The issue of rental arrears is serious in and of itself, but it is magnified by the fragility of the NYC housing market. As mentioned before, many real estate business plans are predicated upon increasing rent rolls and asset values. As the line graph below shows, building prices have risen almost non-stop since the mid-1990s. The only time within that period where prices did not increase was after the 2008 Crisis.
When the market fails to produce rising prices, we are more likely to see building distress: in the form of bankruptcies, foreclosures, building neglect, and increased displacement. UNHP tracks financial and physical distress in multifamily buildings through its database, the Building Indicator Project. When you look at the percentage of buildings in the Bronx that are likely or highly likely to be distressed over time, there is a sharp uptick following the 2008 Crisis and a resulting drop in building prices.
It’s worth mentioning also that distress in 2010 was significantly higher in the Bronx than in any other borough, which reinforces the notion that when the real estate market experiences a downturn, those at the lower end of the income spectrum - concentrated in the Bronx - bear the brunt of it.
The Northwest Bronx Resource Center
The Resource Center serves about 2,000 families every year. Many of these families were especially vulnerable to the many effects of the pandemic - new immigrants, low-income earners, and small business owners. Pre-COVID, many of these demographics were already rent-burdened and under-resourced. Coupling these problems with new feelings of isolation, job and food insecurity, and fears of eviction, many residents have felt rather hopeless. At the onset of the pandemic, the Resource Center Team quickly adapted to a remote model to help alleviate some of these stressors. We helped Bronx residents navigate the confusion around the tax filing extensions and Economic Impact Payments (otherwise known as the stimulus check). To further assist our program users, 63 Bronx residents that participated in Financial Literacy programs were able to receive $1,000 in a collaborative effort with Neighborhood Trust and Humanity Forward.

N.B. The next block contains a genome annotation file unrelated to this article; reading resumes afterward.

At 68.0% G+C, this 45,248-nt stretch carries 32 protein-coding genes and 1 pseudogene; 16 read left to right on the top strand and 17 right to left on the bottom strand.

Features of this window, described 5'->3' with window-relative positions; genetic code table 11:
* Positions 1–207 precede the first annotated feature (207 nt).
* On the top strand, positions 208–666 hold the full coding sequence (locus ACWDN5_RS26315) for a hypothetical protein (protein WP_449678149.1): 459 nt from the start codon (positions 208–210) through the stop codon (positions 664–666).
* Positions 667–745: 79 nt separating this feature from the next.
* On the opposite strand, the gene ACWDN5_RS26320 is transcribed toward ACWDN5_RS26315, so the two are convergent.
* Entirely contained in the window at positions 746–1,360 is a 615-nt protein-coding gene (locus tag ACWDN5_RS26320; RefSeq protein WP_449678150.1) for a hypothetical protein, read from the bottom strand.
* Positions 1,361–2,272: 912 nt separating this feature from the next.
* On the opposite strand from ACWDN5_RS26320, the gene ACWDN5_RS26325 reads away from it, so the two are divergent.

While the Resource Center has continued to fill its very important role in our community, working remotely has proven to be an extraordinary challenge given much of the people-to-people interaction the Resource Center requires. As such, the difficult decision was made to close down our tax filing services – a service provided to locals for the past 14 years. Prior to this shutdown, this service provided 900 tax filers with an average income of $21,452 a total of $1.3 million in tax refunds.
In spite of these challenges, the Resource Center has diligently carried on. Housing application assistance – our most popular service – has not skipped a beat due to the joint efforts of volunteers and staff willing to work extra hours. This is an especially crucial service when people need a safe space to work and isolate due to the quarantine. In one month, the Resource Center was able to help Bronx residents submit 1,382 applications for the various housing lotteries that opened up over the summer. Additionally, we provided several housing webinars in both and English and Spanish to further help Bronx residents navigate applications and connect them to housing opportunities.
In the final portion of the webinar, we saw an insightful discussion into different axes of the community-wide struggles in this pandemic. Eleanor Larrier, the CEO of Bronx Community Health Network (BCHN), and Christina Hanson, the Executive Director of Part of the Solution (POTS) both shared how their organizations had to adapt to our new normal and their key takeaways from the presentation. BCHN is a network of community health centers dedicated to providing a wide range of health services irrespective of economic status, background, or gender. POTS supports Bronxites’ most urgent needs with emergency food programs, case management, and day-to-day services such as clothing, showers, and medical services.